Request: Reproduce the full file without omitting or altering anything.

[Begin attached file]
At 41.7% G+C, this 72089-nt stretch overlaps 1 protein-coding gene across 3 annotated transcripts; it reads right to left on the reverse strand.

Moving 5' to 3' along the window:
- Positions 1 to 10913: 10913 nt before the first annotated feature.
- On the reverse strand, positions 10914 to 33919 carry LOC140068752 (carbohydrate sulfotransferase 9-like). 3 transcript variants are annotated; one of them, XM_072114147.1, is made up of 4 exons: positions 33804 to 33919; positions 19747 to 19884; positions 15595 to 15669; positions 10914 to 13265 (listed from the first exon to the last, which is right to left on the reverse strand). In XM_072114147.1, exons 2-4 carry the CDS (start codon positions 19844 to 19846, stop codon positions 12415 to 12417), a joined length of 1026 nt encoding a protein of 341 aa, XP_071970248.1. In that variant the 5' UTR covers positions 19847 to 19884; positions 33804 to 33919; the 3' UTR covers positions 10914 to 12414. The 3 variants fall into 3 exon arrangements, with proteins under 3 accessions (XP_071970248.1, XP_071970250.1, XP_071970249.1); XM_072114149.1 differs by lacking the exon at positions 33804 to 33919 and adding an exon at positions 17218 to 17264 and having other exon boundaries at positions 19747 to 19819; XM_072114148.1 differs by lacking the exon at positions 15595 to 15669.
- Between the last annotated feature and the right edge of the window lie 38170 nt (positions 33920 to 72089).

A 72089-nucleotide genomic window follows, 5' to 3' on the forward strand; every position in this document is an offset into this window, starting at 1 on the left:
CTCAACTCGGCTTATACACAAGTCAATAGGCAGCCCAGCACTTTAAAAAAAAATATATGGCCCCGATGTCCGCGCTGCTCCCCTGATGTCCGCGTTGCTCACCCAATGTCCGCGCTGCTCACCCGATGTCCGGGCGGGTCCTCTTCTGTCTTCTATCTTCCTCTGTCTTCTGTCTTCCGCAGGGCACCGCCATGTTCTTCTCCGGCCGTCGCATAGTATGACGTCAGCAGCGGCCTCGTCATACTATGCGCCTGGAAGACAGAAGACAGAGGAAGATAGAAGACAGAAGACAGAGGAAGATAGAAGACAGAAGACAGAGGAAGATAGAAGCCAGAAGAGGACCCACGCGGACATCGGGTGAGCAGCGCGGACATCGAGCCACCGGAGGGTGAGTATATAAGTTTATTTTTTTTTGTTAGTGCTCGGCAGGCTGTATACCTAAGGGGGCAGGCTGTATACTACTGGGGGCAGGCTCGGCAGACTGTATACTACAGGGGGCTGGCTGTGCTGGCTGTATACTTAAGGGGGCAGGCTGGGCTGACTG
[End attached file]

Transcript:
At 41.7% G+C, this 72089-nt stretch overlaps 1 protein-coding gene across 3 annotated transcripts; it reads right to left on the reverse strand.

Moving 5' to 3' along the window:
- Positions 1 to 10913: 10913 nt before the first annotated feature.
- On the reverse strand, positions 10914 to 33919 carry LOC140068752 (carbohydrate sulfotransferase 9-like). 3 transcript variants are annotated; one of them, XM_072114147.1, is made up of 4 exons: positions 33804 to 33919; positions 19747 to 19884; positions 15595 to 15669; positions 10914 to 13265 (listed from the first exon to the last, which is right to left on the reverse strand). In XM_072114147.1, exons 2-4 carry the CDS (start codon positions 19844 to 19846, stop codon positions 12415 to 12417), a joined length of 1026 nt encoding a protein of 341 aa, XP_071970248.1. In that variant the 5' UTR covers positions 19847 to 19884; positions 33804 to 33919; the 3' UTR covers positions 10914 to 12414. The 3 variants fall into 3 exon arrangements, with proteins under 3 accessions (XP_071970248.1, XP_071970250.1, XP_071970249.1); XM_072114149.1 differs by lacking the exon at positions 33804 to 33919 and adding an exon at positions 17218 to 17264 and having other exon boundaries at positions 19747 to 19819; XM_072114148.1 differs by lacking the exon at positions 15595 to 15669.
- Between the last annotated feature and the right edge of the window lie 38170 nt (positions 33920 to 72089).

A 72089-nucleotide genomic window follows, 5' to 3' on the forward strand; every position in this document is an offset into this window, starting at 1 on the left:
CTCAACTCGGCTTATACACAAGTCAATAGGCAGCCCAGCACTTTAAAAAAAAATATATGGCCCCGATGTCCGCGCTGCTCCCCTGATGTCCGCGTTGCTCACCCAATGTCCGCGCTGCTCACCCGATGTCCGGGCGGGTCCTCTTCTGTCTTCTATCTTCCTCTGTCTTCTGTCTTCCGCAGGGCACCGCCATGTTCTTCTCCGGCCGTCGCATAGTATGACGTCAGCAGCGGCCTCGTCATACTATGCGCCTGGAAGACAGAAGACAGAGGAAGATAGAAGACAGAAGACAGAGGAAGATAGAAGACAGAAGACAGAGGAAGATAGAAGCCAGAAGAGGACCCACGCGGACATCGGGTGAGCAGCGCGGACATCGAGCCACCGGAGGGTGAGTATATAAGTTTATTTTTTTTTGTTAGTGCTCGGCAGGCTGTATACCTAAGGGGGCAGGCTGTATACTACTGGGGGCAGGCTCGGCAGACTGTATACTACAGGGGGCTGGCTGTGCTGGCTGTATACTTAAGGGGGCAGGCTGGGCTGACTG